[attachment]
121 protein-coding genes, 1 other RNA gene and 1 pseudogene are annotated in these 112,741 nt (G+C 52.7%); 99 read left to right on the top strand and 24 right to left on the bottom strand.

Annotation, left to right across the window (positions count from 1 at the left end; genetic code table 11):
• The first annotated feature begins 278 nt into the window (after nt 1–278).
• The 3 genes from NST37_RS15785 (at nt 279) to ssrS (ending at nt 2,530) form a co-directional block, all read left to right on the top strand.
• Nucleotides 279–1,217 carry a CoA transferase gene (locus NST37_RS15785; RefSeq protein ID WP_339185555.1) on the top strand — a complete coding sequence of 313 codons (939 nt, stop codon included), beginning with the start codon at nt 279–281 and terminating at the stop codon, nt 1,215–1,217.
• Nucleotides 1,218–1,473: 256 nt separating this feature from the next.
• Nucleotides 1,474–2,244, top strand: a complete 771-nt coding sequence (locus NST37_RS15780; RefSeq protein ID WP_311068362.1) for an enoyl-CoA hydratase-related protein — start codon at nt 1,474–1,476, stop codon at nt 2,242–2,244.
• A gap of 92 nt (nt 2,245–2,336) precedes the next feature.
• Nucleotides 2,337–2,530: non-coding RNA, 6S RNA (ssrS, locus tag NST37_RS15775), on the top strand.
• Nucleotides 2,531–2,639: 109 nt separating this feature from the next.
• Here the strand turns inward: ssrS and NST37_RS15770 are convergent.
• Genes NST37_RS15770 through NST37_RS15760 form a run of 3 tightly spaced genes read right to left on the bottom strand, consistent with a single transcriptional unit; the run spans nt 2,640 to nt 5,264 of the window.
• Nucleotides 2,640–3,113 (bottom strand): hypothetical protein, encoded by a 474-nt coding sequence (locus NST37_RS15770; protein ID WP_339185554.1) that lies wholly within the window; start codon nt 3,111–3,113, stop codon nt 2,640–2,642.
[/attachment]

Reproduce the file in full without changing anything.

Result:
121 protein-coding genes, 1 other RNA gene and 1 pseudogene are annotated in these 112,741 nt (G+C 52.7%); 99 read left to right on the top strand and 24 right to left on the bottom strand.

Annotation, left to right across the window (positions count from 1 at the left end; genetic code table 11):
• The first annotated feature begins 278 nt into the window (after nt 1–278).
• The 3 genes from NST37_RS15785 (at nt 279) to ssrS (ending at nt 2,530) form a co-directional block, all read left to right on the top strand.
• Nucleotides 279–1,217 carry a CoA transferase gene (locus NST37_RS15785; RefSeq protein ID WP_339185555.1) on the top strand — a complete coding sequence of 313 codons (939 nt, stop codon included), beginning with the start codon at nt 279–281 and terminating at the stop codon, nt 1,215–1,217.
• Nucleotides 1,218–1,473: 256 nt separating this feature from the next.
• Nucleotides 1,474–2,244, top strand: a complete 771-nt coding sequence (locus NST37_RS15780; RefSeq protein ID WP_311068362.1) for an enoyl-CoA hydratase-related protein — start codon at nt 1,474–1,476, stop codon at nt 2,242–2,244.
• A gap of 92 nt (nt 2,245–2,336) precedes the next feature.
• Nucleotides 2,337–2,530: non-coding RNA, 6S RNA (ssrS, locus tag NST37_RS15775), on the top strand.
• Nucleotides 2,531–2,639: 109 nt separating this feature from the next.
• Here the strand turns inward: ssrS and NST37_RS15770 are convergent.
• Genes NST37_RS15770 through NST37_RS15760 form a run of 3 tightly spaced genes read right to left on the bottom strand, consistent with a single transcriptional unit; the run spans nt 2,640 to nt 5,264 of the window.
• Nucleotides 2,640–3,113 (bottom strand): hypothetical protein, encoded by a 474-nt coding sequence (locus NST37_RS15770; protein ID WP_339185554.1) that lies wholly within the window; start codon nt 3,111–3,113, stop codon nt 2,640–2,642.